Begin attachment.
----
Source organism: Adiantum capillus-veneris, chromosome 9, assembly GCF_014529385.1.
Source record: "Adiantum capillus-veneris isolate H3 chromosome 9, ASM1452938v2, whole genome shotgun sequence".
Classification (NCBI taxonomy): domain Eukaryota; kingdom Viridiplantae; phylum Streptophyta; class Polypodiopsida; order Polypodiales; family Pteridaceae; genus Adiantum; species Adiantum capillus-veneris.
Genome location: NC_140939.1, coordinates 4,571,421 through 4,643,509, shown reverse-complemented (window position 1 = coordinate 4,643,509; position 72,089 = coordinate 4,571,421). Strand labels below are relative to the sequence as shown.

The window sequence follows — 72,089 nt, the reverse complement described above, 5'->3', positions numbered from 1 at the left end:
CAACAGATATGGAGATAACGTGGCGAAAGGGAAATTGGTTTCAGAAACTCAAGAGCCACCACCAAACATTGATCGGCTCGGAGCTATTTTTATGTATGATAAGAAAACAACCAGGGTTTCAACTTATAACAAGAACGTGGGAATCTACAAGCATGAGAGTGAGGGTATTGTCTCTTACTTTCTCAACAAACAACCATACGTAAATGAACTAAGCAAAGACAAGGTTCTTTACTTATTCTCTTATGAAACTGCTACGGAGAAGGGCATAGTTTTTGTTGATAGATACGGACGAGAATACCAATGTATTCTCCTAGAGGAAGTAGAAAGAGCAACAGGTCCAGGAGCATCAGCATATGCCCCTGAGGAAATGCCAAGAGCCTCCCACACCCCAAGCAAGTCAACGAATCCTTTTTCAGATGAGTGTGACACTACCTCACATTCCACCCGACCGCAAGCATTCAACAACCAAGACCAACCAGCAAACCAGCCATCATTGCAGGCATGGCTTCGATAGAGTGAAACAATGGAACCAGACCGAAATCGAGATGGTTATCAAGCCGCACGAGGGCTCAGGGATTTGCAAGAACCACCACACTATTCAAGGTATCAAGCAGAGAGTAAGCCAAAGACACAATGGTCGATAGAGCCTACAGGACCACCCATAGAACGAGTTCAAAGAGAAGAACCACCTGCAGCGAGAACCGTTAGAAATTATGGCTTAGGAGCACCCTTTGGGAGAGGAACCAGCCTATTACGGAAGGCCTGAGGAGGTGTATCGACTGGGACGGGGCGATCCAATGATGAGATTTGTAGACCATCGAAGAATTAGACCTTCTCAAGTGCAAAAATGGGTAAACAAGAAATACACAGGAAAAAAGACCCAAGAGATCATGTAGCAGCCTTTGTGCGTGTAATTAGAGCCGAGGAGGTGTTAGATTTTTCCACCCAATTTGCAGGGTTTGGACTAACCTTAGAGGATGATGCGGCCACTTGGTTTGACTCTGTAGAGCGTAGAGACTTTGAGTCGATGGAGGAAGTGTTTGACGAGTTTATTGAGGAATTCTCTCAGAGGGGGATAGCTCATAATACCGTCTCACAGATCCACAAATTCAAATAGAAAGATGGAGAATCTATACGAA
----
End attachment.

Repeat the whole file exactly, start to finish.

Source organism: Adiantum capillus-veneris, chromosome 9, assembly GCF_014529385.1.
Source record: "Adiantum capillus-veneris isolate H3 chromosome 9, ASM1452938v2, whole genome shotgun sequence".
Classification (NCBI taxonomy): domain Eukaryota; kingdom Viridiplantae; phylum Streptophyta; class Polypodiopsida; order Polypodiales; family Pteridaceae; genus Adiantum; species Adiantum capillus-veneris.
Genome location: NC_140939.1, coordinates 4,571,421 through 4,643,509, shown reverse-complemented (window position 1 = coordinate 4,643,509; position 72,089 = coordinate 4,571,421). Strand labels below are relative to the sequence as shown.

The window sequence follows — 72,089 nt, the reverse complement described above, 5'->3', positions numbered from 1 at the left end:
CAACAGATATGGAGATAACGTGGCGAAAGGGAAATTGGTTTCAGAAACTCAAGAGCCACCACCAAACATTGATCGGCTCGGAGCTATTTTTATGTATGATAAGAAAACAACCAGGGTTTCAACTTATAACAAGAACGTGGGAATCTACAAGCATGAGAGTGAGGGTATTGTCTCTTACTTTCTCAACAAACAACCATACGTAAATGAACTAAGCAAAGACAAGGTTCTTTACTTATTCTCTTATGAAACTGCTACGGAGAAGGGCATAGTTTTTGTTGATAGATACGGACGAGAATACCAATGTATTCTCCTAGAGGAAGTAGAAAGAGCAACAGGTCCAGGAGCATCAGCATATGCCCCTGAGGAAATGCCAAGAGCCTCCCACACCCCAAGCAAGTCAACGAATCCTTTTTCAGATGAGTGTGACACTACCTCACATTCCACCCGACCGCAAGCATTCAACAACCAAGACCAACCAGCAAACCAGCCATCATTGCAGGCATGGCTTCGATAGAGTGAAACAATGGAACCAGACCGAAATCGAGATGGTTATCAAGCCGCACGAGGGCTCAGGGATTTGCAAGAACCACCACACTATTCAAGGTATCAAGCAGAGAGTAAGCCAAAGACACAATGGTCGATAGAGCCTACAGGACCACCCATAGAACGAGTTCAAAGAGAAGAACCACCTGCAGCGAGAACCGTTAGAAATTATGGCTTAGGAGCACCCTTTGGGAGAGGAACCAGCCTATTACGGAAGGCCTGAGGAGGTGTATCGACTGGGACGGGGCGATCCAATGATGAGATTTGTAGACCATCGAAGAATTAGACCTTCTCAAGTGCAAAAATGGGTAAACAAGAAATACACAGGAAAAAAGACCCAAGAGATCATGTAGCAGCCTTTGTGCGTGTAATTAGAGCCGAGGAGGTGTTAGATTTTTCCACCCAATTTGCAGGGTTTGGACTAACCTTAGAGGATGATGCGGCCACTTGGTTTGACTCTGTAGAGCGTAGAGACTTTGAGTCGATGGAGGAAGTGTTTGACGAGTTTATTGAGGAATTCTCTCAGAGGGGGATAGCTCATAATACCGTCTCACAGATCCACAAATTCAAATAGAAAGATGGAGAATCTATACGAA